Oh, how the Internetz loves to latch onto something and send it spinning across the world. This has been the case for a 29-year-old blogger named Rebecka Silvekroon, whose photo of a "fuller-figured" mannequin taken at Swedish department store, Åhléns, has gone viral.

But the truth is, this photo isn't new.

ahlens real size mannequins.jpg

In fact, it was taken back in October 2010 and posted by the blogger with a mention of how "real" and "healthy" she thought the size 12 to 16 mannequins looked. So why all the hoo-hah? Well, according to Rebecka, a Facebook group called Women's Rights News recently discovered the photo and posted it to their wall where it has since gone viral. It has been liked by over 144,300 people, shared over 136,000 times and racked up nearly 10,000 comments, sparking further debate on the issue of healthy body image in fashion. At first it was falsely reported that H&M were behind the mannequins, but Rebecka has been quick to set the record straight that they actually belong to Åhléns.

It is encouraging to see that so many of the responses have been positive. But equally alarming to read comments from some who believe that the mannequins condone obesity. While others have been quick to write them off as a hoax.

"I'm happy that I took this picture and I love that it has gone viral. Now I hope that the debate and media buzz have caught the attention of retailers and that it might inspire them to throw some of those size 0 mannequins in the bin. Let us all keep challenging the unhealthy ideals that exist in the fashion and retail industry. I will do what I can to get companies to listen and re-think their choice," wrote Rebecka.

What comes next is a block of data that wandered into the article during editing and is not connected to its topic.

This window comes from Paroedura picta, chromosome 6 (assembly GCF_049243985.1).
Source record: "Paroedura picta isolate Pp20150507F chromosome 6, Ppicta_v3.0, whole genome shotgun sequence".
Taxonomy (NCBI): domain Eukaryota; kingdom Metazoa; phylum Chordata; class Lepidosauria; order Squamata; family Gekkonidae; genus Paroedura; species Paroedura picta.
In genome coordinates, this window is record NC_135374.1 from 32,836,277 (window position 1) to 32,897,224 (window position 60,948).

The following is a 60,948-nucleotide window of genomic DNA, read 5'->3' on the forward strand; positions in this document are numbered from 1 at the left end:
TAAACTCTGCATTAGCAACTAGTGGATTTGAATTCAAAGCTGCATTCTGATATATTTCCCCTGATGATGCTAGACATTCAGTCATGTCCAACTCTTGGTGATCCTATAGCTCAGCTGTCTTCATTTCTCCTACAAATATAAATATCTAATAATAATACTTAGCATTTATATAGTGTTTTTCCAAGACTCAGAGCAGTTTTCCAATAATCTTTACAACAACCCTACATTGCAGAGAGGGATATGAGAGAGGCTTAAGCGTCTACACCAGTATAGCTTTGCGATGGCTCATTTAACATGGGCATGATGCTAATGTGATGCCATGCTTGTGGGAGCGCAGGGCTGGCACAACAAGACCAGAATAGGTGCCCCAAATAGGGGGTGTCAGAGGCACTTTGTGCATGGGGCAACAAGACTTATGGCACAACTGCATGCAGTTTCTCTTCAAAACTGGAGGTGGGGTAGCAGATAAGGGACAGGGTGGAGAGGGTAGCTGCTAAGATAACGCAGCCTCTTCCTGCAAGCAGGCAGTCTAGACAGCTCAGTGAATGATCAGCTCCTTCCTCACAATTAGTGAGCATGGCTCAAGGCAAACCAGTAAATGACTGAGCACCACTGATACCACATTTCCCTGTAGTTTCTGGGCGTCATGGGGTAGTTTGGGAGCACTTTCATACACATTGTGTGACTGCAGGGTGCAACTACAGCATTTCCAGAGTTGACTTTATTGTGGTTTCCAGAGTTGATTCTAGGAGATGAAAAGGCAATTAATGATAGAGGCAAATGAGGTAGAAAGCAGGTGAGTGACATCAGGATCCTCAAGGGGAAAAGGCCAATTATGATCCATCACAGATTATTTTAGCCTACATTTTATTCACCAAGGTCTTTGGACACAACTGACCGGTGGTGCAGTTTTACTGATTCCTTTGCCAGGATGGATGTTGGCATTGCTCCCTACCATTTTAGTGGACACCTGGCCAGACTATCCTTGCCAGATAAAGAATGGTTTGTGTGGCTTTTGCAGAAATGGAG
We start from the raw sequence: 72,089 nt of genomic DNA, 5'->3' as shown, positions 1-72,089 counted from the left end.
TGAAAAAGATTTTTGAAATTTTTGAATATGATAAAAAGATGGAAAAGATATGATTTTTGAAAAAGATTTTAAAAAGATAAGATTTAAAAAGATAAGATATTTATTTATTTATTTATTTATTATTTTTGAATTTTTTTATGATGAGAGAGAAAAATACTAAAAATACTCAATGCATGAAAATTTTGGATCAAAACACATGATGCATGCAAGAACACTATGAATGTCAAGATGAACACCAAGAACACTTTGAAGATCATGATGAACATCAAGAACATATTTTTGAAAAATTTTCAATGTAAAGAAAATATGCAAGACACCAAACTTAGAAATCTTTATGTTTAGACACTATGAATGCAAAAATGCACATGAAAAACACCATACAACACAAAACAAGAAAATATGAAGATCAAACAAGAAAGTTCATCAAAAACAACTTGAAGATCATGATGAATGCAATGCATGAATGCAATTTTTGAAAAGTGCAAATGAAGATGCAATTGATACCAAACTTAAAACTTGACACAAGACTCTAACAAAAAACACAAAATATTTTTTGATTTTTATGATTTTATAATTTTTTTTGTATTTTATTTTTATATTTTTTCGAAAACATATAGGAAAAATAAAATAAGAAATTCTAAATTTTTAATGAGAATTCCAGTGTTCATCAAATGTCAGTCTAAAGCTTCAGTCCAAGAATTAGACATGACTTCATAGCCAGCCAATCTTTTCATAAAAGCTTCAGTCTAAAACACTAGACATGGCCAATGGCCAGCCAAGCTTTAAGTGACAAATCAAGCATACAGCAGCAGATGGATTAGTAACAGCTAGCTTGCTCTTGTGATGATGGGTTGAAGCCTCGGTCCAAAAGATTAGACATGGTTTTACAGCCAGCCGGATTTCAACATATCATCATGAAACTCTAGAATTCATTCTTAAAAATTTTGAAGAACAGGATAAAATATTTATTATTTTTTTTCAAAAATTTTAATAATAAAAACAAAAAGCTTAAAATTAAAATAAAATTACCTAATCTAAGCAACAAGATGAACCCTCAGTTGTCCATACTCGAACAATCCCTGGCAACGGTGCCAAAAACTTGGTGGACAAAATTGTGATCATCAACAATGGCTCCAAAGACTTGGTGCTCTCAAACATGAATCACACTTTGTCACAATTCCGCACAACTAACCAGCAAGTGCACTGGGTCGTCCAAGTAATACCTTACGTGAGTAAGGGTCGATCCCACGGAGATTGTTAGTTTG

Of course this debate into projecting a more realistic, healthy body image to women has been going on forever. In 2007, British health officials demanded that London's high street stop using stick thin mannequins in an effort to reflect the wide range of female sizes and shapes. During this time many retailers hit back saying their models were not unrealistically thin despite being a size 10 (the average UK woman is a size 16).

Rebecka has now set up a website aptly titled Swedish Mannequins which details the story behind her viral fame, as well as photos of other mannequins of various shapes and sizes. She set up the website with the aim of "getting the attention of retailers and companies and make them use normal sized mannequins in the future". You go girl!

But back to Åhléns for a moment. I found it very reassuring to discover that they have been using these mannequins, which are manufactured by a company called Hindsgaul, in all of their stores for a couple of years now. They claim to be the only Swedish chain that does so. Let's hope others will soon follow their lead, and that this topic will continue to trend beyond social media.